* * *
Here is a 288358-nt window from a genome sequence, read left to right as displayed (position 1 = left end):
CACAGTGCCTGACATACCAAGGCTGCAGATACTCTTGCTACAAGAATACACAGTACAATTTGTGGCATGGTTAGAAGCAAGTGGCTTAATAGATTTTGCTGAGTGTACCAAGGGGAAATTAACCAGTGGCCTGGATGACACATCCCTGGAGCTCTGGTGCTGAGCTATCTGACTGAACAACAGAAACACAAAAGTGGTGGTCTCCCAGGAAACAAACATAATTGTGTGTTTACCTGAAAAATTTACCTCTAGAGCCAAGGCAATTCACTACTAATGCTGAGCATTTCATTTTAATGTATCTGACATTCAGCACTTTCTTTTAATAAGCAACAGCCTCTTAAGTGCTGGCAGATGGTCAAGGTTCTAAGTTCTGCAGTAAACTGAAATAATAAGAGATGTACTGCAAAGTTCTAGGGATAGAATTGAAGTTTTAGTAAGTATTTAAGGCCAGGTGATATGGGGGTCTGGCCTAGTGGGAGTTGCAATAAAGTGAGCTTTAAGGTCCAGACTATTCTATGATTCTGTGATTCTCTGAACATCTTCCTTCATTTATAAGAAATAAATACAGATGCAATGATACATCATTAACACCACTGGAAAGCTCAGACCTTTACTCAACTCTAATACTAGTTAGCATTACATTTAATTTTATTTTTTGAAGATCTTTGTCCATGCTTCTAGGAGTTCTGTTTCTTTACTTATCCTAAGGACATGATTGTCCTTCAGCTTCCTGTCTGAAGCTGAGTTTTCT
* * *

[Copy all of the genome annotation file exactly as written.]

Here is a 288358-nt window from a genome sequence, read left to right as displayed (position 1 = left end):
CACAGTGCCTGACATACCAAGGCTGCAGATACTCTTGCTACAAGAATACACAGTACAATTTGTGGCATGGTTAGAAGCAAGTGGCTTAATAGATTTTGCTGAGTGTACCAAGGGGAAATTAACCAGTGGCCTGGATGACACATCCCTGGAGCTCTGGTGCTGAGCTATCTGACTGAACAACAGAAACACAAAAGTGGTGGTCTCCCAGGAAACAAACATAATTGTGTGTTTACCTGAAAAATTTACCTCTAGAGCCAAGGCAATTCACTACTAATGCTGAGCATTTCATTTTAATGTATCTGACATTCAGCACTTTCTTTTAATAAGCAACAGCCTCTTAAGTGCTGGCAGATGGTCAAGGTTCTAAGTTCTGCAGTAAACTGAAATAATAAGAGATGTACTGCAAAGTTCTAGGGATAGAATTGAAGTTTTAGTAAGTATTTAAGGCCAGGTGATATGGGGGTCTGGCCTAGTGGGAGTTGCAATAAAGTGAGCTTTAAGGTCCAGACTATTCTATGATTCTGTGATTCTCTGAACATCTTCCTTCATTTATAAGAAATAAATACAGATGCAATGATACATCATTAACACCACTGGAAAGCTCAGACCTTTACTCAACTCTAATACTAGTTAGCATTACATTTAATTTTATTTTTTGAAGATCTTTGTCCATGCTTCTAGGAGTTCTGTTTCTTTACTTATCCTAAGGACATGATTGTCCTTCAGCTTCCTGTCTGAAGCTGAGTTTTCT